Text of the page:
Events Calendar
Mar 20
17:00 - 18:00
Constructing Reality: Embedded Engagement with Reality Television
Film, Media and Culture Research Cluster
Annette Hill (University of Lund)

Embedded engagement is the kind of long lasting relationship we form with media content during the course of our lives. The spatial and temporal relations of audiences in media landscapes are significant; as audiences are roaming pathways they inevitably engage with media in fleeting ways, involving a short form engagement with particular content, paratexts and ephemeral media, and they can also engage in a more sustained way with media, involving practices of placemaking. This way of seeing audiences suggests that there are deeper connections with particular drama or entertainment that involve embedding particular media experiences into the spaces and places of regular routines, family rituals and cultural memories. A key element of this relationship is time. When we embed media in our lives, time becomes enfolded in our everyday media practices over weeks, months and years. This chapter considers embedded engagement, where people form relationships with entertainment over time, in the context of their everyday lives.We might think of examples of embedded time in the context of fandom; an intense attachment to a celebrity, a drama series, or a sporting team can mean making time for your object of fandom, and staying loyal over the course of changing seasons (see Sandvoss 2004 amongst others). Sometimes we grow out of our fandom, disengaging from our attachment to a particular person or drama, looking back with a sense of nostalgia for that time when our fandom was entangled in our daily life. At other times, we form a durable relationship with a media personality, artefact or event that stays with us, indeed it might be something we pass on to younger generations. For example, there are loyal fans of the Eurovision Song Contest who plan fan dinner parties, book tickets, travel to the annual contest, making an affective and temporal investment in this media event which is likely to weather changes to the event itself and to their own life course. Embedded time encapsulates our strong relationship with media, including the live experience that we make time for, the moments after the experience for reflection, and the shoring up of time to remember the moment that has passed.We form a relationship with time and the media that works across several zones, including social structures and media institutions, daily life, and our everyday lives year on year (see Scannell 1996). Media institutions include broadcast time in the daily and weekly schedules for channels; there is an on demand time built into the subscription streaming services that allow us to access content when we want across geographical time zones; and there are media archives that hold content for retrieval and re-purposing, including formal archives from museums, and informal ones such as those collected by amateurs. Another time zone is that of our daily routinised experience of time, from when we wake up to the radio and drink that first cup of coffee, so our sense of this daily time is intricately bound up with media - that early morning text message is just one of many media devices you will access during a normal day. A third time zone is that of our everyday life as it is experienced season by season, over the years. These different temporal relations can intersect with each other, for example a live media event usually entails people organising their daily life around broadcast time, whereas a catch up service like the BBC iPlayer means people make their own personalised schedule of media content when it suits their daily routine. For Sarah Sharma (2015: 3) there is an 'entangled and uneven politics of temporality.' Our relationships with time and the media signal power dynamics across varieties of human experience of time that is 'enabled and performed through the structures and practices' of live or pre-recorded media (Frosh and Pinchevski 2018).The case of reality talent shows is used to explore the value and meaning of the live event as a temporary experience, and the more enduring collective-social experience of the series. We will see how media industries strategically privilege the temporary over the durable experience of live reality events, in the form of performance metrics such as ratings and social media. The performance metrics for live television signal the primacy of the now; this flow of power to the live shows and the constitution of television obscures the sense of community and viewer agency that is built up over time through the embedding of these series in everyday routines. There is a power chronography (Sharma 2015) at work in the temporal relations between television itself, the production of live television events, and the practices of audiences. In the case of the talentshow Got to Dance, producers and audiences created a form of embedded engagement over five seasons, but the broadcaster treated audiences as disposable, only of value in the moment of live shows. In the short term, viewers lose their relationship with a favourite show as embedded in their everyday lives, but in the longer term broadcasters break trust with audiences at a time when power is slipping from the constitution of television to disparate sites of media content across multi-platform environments.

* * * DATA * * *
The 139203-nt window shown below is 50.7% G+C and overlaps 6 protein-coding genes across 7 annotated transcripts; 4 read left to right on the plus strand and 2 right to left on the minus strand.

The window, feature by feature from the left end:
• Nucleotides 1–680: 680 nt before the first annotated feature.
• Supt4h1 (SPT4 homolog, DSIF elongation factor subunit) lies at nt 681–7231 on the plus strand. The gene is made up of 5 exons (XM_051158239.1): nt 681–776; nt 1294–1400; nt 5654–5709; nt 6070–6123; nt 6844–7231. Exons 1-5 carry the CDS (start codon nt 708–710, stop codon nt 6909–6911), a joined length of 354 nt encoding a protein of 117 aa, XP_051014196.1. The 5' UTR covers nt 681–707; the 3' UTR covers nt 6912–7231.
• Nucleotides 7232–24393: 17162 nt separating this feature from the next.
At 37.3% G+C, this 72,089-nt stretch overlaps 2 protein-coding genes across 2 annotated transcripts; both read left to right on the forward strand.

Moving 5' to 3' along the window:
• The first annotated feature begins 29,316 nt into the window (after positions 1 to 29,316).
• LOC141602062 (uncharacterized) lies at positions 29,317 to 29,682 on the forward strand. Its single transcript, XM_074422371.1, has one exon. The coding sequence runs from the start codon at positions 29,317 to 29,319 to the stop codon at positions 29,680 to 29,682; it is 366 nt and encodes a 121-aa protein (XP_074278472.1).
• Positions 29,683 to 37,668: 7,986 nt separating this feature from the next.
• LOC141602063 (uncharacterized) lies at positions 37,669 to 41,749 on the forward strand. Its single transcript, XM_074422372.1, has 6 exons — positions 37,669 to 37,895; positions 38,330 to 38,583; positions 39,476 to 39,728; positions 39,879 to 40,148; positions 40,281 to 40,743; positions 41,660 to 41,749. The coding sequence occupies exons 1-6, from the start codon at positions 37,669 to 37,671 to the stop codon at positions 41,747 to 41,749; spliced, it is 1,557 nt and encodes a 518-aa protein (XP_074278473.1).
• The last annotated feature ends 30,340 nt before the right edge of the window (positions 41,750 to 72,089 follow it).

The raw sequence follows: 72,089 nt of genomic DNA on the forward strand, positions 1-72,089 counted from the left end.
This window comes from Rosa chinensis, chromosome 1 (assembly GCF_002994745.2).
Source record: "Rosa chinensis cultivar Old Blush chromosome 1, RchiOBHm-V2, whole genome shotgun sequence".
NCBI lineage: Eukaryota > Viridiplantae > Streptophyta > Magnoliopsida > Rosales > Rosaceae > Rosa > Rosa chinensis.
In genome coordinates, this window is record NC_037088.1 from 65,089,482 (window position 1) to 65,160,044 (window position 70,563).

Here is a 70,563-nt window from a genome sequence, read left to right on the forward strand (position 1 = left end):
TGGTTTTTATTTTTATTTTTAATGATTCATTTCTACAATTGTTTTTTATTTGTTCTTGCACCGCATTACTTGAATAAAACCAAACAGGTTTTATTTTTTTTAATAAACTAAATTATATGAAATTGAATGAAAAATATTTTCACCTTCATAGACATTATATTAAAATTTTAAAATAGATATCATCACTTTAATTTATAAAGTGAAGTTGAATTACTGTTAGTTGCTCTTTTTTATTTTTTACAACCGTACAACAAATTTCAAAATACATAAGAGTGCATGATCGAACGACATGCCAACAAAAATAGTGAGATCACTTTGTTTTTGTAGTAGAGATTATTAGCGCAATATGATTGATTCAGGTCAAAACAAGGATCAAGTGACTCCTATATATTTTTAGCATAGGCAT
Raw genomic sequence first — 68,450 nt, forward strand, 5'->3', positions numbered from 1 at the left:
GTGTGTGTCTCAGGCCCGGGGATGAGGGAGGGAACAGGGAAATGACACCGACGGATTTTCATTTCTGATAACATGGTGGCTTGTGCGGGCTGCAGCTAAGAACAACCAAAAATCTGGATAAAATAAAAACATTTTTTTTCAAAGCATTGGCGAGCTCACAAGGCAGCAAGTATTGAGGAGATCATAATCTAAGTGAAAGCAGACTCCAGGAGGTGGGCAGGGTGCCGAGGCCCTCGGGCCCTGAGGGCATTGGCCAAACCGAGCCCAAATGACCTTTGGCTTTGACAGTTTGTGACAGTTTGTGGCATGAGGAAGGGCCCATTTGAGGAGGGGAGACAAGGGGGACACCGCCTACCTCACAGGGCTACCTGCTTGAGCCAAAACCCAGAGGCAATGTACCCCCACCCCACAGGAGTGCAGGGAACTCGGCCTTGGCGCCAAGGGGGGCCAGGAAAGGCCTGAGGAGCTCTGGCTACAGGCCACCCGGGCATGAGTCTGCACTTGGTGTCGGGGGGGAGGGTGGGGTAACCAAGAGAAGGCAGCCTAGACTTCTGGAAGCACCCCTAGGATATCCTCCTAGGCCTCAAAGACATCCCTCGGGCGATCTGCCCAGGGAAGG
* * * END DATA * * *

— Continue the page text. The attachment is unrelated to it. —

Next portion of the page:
Location

Lecture Theatre 3,
Grimond Building,
University of Kent,
Canterbury,
Kent,
CT2 7NZ
United Kingdom
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Details

Open to all,

Contact: Dr Kaitlyn Regehr
E: K.Regehr@kent.ac.uk
T: 01227 827228
School of Arts

 

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